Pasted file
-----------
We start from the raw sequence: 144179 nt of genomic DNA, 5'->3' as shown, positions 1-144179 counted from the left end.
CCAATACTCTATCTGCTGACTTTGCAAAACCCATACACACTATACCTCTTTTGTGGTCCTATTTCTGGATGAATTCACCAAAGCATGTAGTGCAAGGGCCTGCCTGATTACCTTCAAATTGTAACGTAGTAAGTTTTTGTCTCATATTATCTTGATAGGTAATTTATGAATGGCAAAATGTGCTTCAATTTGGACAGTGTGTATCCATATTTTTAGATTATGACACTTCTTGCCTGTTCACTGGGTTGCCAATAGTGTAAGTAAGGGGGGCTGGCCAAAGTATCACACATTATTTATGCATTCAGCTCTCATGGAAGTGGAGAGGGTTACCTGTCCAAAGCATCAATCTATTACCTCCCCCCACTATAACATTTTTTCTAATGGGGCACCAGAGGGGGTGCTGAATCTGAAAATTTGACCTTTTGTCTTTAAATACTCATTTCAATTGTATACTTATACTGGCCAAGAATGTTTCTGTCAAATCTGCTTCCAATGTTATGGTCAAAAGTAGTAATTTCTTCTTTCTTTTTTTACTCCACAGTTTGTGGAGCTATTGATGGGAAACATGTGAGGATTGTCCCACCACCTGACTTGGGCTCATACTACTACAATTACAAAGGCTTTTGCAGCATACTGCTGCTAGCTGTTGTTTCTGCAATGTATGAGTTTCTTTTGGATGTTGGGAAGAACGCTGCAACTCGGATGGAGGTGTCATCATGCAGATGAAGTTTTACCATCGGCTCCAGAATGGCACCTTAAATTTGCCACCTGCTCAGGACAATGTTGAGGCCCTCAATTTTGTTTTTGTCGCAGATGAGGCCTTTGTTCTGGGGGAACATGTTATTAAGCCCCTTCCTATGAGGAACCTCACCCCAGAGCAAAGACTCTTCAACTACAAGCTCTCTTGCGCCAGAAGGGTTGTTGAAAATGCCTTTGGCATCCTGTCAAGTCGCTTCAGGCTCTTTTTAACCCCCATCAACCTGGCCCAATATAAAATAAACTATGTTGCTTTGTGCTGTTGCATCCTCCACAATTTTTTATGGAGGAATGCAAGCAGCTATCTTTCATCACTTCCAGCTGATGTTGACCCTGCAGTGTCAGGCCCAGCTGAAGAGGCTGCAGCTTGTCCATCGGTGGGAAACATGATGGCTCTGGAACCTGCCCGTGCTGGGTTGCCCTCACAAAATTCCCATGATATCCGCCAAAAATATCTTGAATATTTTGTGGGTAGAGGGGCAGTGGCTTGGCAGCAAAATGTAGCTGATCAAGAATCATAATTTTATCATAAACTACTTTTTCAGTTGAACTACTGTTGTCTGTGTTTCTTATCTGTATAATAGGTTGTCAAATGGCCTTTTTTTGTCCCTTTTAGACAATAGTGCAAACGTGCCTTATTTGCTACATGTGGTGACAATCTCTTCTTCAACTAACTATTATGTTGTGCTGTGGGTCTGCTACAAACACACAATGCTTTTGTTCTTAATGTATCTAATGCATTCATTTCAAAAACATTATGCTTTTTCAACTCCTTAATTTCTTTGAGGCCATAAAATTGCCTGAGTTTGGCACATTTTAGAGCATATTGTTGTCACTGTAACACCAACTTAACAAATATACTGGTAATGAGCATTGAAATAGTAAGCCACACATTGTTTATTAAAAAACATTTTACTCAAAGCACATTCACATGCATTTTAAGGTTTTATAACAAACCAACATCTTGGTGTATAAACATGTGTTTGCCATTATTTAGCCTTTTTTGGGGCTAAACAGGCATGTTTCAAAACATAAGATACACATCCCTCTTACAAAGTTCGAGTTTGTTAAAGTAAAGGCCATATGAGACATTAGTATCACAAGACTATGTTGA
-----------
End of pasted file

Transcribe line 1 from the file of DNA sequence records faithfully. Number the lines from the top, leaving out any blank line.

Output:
We start from the raw sequence: 144179 nt of genomic DNA, 5'->3' as shown, positions 1-144179 counted from the left end.